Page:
You can see Baseball America’s full top 100 list here.

Jenrry Mejia: “It is not like they say. I am sure that I did not use anything.”

New York Mets' Jenrry Mejia reacts after getting the last out against the Milwaukee Brewers during the ninth inning of a baseball game Friday, July 25, 2014, in Milwaukee. The Mets won 3-2. (AP Photo/Jeffrey Phelps)
AP Photo/Jeffrey Phelps
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Mets reliever Jenrry Mejia was permanently suspended on Friday after testing positive for a third time for a performance-enhancing drug. The right-hander is maintaining his innocence, as ESPN’s Adam Rubin notes in quoting Dominican sports journalist Hector Gomez. Mejia said, “It is not like they say. I am sure that I did not use anything.”

Mejia has the opportunity to petition commissioner Rob Manfred in one year for reinstatement to Major League Baseball. However, he must sit out at least two years before becoming eligible to pitch in the majors again, which would mean Mejia would be 28 years old.

Over parts of five seasons, Mejia has a career 3.68 ERA with 162 strikeouts and 76 walks over 183 1/3 innings. He was once a top prospect in the Mets’ minor league system and a top-100 overall prospect heading into the 2010 and ’11 seasons.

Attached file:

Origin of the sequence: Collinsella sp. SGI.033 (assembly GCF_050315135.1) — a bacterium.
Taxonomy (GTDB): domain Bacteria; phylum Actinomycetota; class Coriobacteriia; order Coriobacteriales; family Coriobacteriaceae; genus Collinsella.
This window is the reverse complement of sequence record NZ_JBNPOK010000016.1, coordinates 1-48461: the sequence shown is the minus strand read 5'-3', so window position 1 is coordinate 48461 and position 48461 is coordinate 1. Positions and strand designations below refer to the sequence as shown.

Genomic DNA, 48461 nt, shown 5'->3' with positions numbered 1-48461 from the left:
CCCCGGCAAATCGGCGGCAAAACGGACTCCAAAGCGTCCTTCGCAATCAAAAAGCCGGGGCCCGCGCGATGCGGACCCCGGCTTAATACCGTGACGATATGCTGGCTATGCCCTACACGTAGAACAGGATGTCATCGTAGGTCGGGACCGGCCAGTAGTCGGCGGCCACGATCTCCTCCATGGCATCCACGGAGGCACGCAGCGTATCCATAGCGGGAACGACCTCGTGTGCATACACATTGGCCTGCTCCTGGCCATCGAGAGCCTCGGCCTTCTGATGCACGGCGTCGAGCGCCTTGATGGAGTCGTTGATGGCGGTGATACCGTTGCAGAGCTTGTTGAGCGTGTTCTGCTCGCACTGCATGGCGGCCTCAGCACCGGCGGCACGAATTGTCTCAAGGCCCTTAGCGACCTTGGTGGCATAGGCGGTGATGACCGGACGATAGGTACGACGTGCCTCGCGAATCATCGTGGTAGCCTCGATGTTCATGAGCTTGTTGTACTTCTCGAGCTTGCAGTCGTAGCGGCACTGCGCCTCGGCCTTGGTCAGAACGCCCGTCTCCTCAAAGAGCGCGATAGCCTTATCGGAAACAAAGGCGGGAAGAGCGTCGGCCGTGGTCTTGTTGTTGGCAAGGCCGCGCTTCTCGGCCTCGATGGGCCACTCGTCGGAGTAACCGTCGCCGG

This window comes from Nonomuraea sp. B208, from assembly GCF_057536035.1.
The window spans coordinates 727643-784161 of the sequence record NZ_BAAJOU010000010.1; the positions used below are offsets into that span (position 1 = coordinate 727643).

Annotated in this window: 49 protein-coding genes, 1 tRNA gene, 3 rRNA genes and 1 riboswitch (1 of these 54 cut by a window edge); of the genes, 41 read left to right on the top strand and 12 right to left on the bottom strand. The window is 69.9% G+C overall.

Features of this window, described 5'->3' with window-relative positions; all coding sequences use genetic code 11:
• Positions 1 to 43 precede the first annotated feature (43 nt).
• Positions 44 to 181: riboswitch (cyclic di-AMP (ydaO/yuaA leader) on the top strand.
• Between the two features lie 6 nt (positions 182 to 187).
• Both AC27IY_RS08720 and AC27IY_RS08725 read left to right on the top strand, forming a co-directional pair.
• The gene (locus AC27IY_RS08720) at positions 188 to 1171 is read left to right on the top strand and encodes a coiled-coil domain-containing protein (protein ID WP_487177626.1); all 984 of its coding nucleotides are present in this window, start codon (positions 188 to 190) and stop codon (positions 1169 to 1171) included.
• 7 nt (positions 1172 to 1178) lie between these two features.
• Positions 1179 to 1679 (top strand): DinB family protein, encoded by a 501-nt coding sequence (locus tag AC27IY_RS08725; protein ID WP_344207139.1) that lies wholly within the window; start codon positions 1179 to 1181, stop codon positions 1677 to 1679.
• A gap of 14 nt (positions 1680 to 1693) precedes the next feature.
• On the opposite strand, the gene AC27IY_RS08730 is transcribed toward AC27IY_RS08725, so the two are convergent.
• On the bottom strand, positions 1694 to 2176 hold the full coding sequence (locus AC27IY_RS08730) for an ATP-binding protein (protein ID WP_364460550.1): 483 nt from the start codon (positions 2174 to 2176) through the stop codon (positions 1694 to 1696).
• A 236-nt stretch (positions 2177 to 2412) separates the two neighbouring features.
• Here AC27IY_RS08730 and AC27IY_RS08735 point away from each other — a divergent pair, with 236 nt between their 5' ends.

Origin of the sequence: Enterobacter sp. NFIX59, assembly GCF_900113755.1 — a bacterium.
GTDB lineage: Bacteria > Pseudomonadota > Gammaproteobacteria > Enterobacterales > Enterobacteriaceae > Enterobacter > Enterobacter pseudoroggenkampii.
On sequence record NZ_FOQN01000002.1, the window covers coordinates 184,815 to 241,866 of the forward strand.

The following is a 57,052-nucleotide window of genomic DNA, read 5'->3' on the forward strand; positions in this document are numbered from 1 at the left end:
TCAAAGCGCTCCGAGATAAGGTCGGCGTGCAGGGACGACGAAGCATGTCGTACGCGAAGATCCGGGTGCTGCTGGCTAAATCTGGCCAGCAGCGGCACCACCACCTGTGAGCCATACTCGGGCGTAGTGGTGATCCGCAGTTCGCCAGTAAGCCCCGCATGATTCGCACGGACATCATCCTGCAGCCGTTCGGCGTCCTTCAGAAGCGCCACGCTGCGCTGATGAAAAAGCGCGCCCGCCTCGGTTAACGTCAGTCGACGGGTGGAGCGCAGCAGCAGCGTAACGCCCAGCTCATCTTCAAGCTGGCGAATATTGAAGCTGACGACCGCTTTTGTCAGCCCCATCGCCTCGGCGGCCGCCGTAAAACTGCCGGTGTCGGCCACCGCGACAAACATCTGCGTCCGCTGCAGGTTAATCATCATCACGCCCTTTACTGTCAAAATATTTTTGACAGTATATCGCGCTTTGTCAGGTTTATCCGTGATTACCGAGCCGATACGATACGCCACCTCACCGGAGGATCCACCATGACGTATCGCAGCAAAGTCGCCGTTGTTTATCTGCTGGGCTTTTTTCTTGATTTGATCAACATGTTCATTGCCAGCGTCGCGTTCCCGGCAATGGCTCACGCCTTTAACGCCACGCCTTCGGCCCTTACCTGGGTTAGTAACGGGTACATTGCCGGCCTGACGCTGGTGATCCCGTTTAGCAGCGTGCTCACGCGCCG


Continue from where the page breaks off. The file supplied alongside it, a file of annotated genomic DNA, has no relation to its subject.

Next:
Bryce Harper on potential $400 million contract: “Don’t sell me short.”

Bryce Harper
AP Photo/Nick Wass
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Nationals outfielder Bryce Harper is at least three years away from free agency, but people are already contemplating just how large a contract the phenom will be able to negotiate, especially after taking home the National League Most Valuable Player Award for his performance this past season.

When the likes of David Price and Zack Greinke are signing for over $200 million at the age of 30 or older, it stands to reason that Harper could draw more as a 26-year-old if he can maintain MVP-esque levels of production over the next several seasons. $400 million might not be enough for Harper, though, as MLB.com’s Jamal Collier reports. He said, “Don’t sell me short,” which is a fantastic response.

During the 2015 season, Harper led the majors with a .460 on-base percentage and a .649 slugging percentage while leading the National League with 42 home runs and 118 runs scored. He also knocked in 99 runs for good measure. Harper and Ted Williams are the only hitters in baseball history to put up an adjusted OPS of 195 or better (100 is average) at the age of 22 or younger.